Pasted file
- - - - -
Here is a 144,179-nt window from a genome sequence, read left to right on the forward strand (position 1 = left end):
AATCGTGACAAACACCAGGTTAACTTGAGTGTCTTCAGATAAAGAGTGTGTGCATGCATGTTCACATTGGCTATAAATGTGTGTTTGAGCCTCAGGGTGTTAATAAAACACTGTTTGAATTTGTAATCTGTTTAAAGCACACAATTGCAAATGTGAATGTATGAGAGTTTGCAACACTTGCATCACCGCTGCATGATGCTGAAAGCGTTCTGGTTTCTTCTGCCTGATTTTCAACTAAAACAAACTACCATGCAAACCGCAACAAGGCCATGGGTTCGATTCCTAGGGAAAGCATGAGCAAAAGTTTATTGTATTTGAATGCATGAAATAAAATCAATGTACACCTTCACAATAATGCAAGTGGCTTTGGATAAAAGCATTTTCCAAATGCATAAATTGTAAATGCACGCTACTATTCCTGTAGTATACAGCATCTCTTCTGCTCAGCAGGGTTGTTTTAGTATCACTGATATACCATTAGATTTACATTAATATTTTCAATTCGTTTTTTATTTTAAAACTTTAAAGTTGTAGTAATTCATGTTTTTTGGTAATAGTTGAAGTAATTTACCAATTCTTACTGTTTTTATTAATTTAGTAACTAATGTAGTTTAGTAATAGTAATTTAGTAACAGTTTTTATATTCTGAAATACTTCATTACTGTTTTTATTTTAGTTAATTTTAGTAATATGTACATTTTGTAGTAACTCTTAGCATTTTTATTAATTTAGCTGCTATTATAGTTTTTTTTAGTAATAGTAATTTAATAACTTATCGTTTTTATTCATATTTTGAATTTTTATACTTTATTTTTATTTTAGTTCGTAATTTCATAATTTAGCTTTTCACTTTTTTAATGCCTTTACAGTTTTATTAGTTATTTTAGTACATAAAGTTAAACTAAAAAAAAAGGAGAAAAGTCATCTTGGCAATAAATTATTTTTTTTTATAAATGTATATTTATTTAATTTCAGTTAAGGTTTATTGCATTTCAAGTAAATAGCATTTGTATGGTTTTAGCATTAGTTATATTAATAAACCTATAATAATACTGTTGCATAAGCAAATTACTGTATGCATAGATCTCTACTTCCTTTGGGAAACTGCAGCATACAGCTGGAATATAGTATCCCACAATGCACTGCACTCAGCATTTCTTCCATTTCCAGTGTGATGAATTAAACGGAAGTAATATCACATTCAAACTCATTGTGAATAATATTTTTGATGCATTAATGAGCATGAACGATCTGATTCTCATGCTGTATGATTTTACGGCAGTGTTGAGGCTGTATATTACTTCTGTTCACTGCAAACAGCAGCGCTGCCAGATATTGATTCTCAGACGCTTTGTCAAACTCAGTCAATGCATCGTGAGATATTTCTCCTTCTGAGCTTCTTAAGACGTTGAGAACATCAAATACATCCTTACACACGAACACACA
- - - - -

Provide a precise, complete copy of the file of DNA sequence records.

Here is a 144,179-nt window from a genome sequence, read left to right on the forward strand (position 1 = left end):
AATCGTGACAAACACCAGGTTAACTTGAGTGTCTTCAGATAAAGAGTGTGTGCATGCATGTTCACATTGGCTATAAATGTGTGTTTGAGCCTCAGGGTGTTAATAAAACACTGTTTGAATTTGTAATCTGTTTAAAGCACACAATTGCAAATGTGAATGTATGAGAGTTTGCAACACTTGCATCACCGCTGCATGATGCTGAAAGCGTTCTGGTTTCTTCTGCCTGATTTTCAACTAAAACAAACTACCATGCAAACCGCAACAAGGCCATGGGTTCGATTCCTAGGGAAAGCATGAGCAAAAGTTTATTGTATTTGAATGCATGAAATAAAATCAATGTACACCTTCACAATAATGCAAGTGGCTTTGGATAAAAGCATTTTCCAAATGCATAAATTGTAAATGCACGCTACTATTCCTGTAGTATACAGCATCTCTTCTGCTCAGCAGGGTTGTTTTAGTATCACTGATATACCATTAGATTTACATTAATATTTTCAATTCGTTTTTTATTTTAAAACTTTAAAGTTGTAGTAATTCATGTTTTTTGGTAATAGTTGAAGTAATTTACCAATTCTTACTGTTTTTATTAATTTAGTAACTAATGTAGTTTAGTAATAGTAATTTAGTAACAGTTTTTATATTCTGAAATACTTCATTACTGTTTTTATTTTAGTTAATTTTAGTAATATGTACATTTTGTAGTAACTCTTAGCATTTTTATTAATTTAGCTGCTATTATAGTTTTTTTTAGTAATAGTAATTTAATAACTTATCGTTTTTATTCATATTTTGAATTTTTATACTTTATTTTTATTTTAGTTCGTAATTTCATAATTTAGCTTTTCACTTTTTTAATGCCTTTACAGTTTTATTAGTTATTTTAGTACATAAAGTTAAACTAAAAAAAAAGGAGAAAAGTCATCTTGGCAATAAATTATTTTTTTTTATAAATGTATATTTATTTAATTTCAGTTAAGGTTTATTGCATTTCAAGTAAATAGCATTTGTATGGTTTTAGCATTAGTTATATTAATAAACCTATAATAATACTGTTGCATAAGCAAATTACTGTATGCATAGATCTCTACTTCCTTTGGGAAACTGCAGCATACAGCTGGAATATAGTATCCCACAATGCACTGCACTCAGCATTTCTTCCATTTCCAGTGTGATGAATTAAACGGAAGTAATATCACATTCAAACTCATTGTGAATAATATTTTTGATGCATTAATGAGCATGAACGATCTGATTCTCATGCTGTATGATTTTACGGCAGTGTTGAGGCTGTATATTACTTCTGTTCACTGCAAACAGCAGCGCTGCCAGATATTGATTCTCAGACGCTTTGTCAAACTCAGTCAATGCATCGTGAGATATTTCTCCTTCTGAGCTTCTTAAGACGTTGAGAACATCAAATACATCCTTACACACGAACACACA